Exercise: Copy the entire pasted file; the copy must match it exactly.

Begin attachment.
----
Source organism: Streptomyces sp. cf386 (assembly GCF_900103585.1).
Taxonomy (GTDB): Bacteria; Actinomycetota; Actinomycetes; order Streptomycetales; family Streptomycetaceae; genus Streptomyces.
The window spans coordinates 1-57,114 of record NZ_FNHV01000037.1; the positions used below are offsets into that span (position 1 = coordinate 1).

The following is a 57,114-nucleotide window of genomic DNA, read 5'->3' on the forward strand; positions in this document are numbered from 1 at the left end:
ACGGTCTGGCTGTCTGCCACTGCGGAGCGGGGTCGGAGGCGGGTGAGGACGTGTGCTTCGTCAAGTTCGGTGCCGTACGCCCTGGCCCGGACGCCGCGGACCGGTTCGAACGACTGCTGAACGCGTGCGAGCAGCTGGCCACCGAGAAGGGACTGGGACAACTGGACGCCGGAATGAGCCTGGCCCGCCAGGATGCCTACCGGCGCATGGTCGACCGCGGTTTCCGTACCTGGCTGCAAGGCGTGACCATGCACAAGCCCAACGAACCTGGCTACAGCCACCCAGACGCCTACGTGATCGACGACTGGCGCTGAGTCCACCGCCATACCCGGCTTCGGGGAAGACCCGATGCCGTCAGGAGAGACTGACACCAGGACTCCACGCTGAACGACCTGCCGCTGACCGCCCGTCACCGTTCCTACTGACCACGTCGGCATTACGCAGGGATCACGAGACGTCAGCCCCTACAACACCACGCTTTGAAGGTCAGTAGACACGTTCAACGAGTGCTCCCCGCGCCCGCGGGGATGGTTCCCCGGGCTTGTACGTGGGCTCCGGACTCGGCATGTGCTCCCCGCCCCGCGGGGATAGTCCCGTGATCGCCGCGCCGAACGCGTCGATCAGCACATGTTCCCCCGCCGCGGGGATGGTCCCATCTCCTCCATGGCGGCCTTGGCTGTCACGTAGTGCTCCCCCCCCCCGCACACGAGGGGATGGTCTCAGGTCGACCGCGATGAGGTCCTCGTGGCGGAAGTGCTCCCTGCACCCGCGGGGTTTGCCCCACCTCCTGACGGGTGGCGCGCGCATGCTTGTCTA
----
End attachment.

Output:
Source organism: Streptomyces sp. cf386 (assembly GCF_900103585.1).
Taxonomy (GTDB): Bacteria; Actinomycetota; Actinomycetes; order Streptomycetales; family Streptomycetaceae; genus Streptomyces.
The window spans coordinates 1-57,114 of record NZ_FNHV01000037.1; the positions used below are offsets into that span (position 1 = coordinate 1).

The following is a 57,114-nucleotide window of genomic DNA, read 5'->3' on the forward strand; positions in this document are numbered from 1 at the left end:
ACGGTCTGGCTGTCTGCCACTGCGGAGCGGGGTCGGAGGCGGGTGAGGACGTGTGCTTCGTCAAGTTCGGTGCCGTACGCCCTGGCCCGGACGCCGCGGACCGGTTCGAACGACTGCTGAACGCGTGCGAGCAGCTGGCCACCGAGAAGGGACTGGGACAACTGGACGCCGGAATGAGCCTGGCCCGCCAGGATGCCTACCGGCGCATGGTCGACCGCGGTTTCCGTACCTGGCTGCAAGGCGTGACCATGCACAAGCCCAACGAACCTGGCTACAGCCACCCAGACGCCTACGTGATCGACGACTGGCGCTGAGTCCACCGCCATACCCGGCTTCGGGGAAGACCCGATGCCGTCAGGAGAGACTGACACCAGGACTCCACGCTGAACGACCTGCCGCTGACCGCCCGTCACCGTTCCTACTGACCACGTCGGCATTACGCAGGGATCACGAGACGTCAGCCCCTACAACACCACGCTTTGAAGGTCAGTAGACACGTTCAACGAGTGCTCCCCGCGCCCGCGGGGATGGTTCCCCGGGCTTGTACGTGGGCTCCGGACTCGGCATGTGCTCCCCGCCCCGCGGGGATAGTCCCGTGATCGCCGCGCCGAACGCGTCGATCAGCACATGTTCCCCCGCCGCGGGGATGGTCCCATCTCCTCCATGGCGGCCTTGGCTGTCACGTAGTGCTCCCCCCCCCCGCACACGAGGGGATGGTCTCAGGTCGACCGCGATGAGGTCCTCGTGGCGGAAGTGCTCCCTGCACCCGCGGGGTTTGCCCCACCTCCTGACGGGTGGCGCGCGCATGCTTGTCTA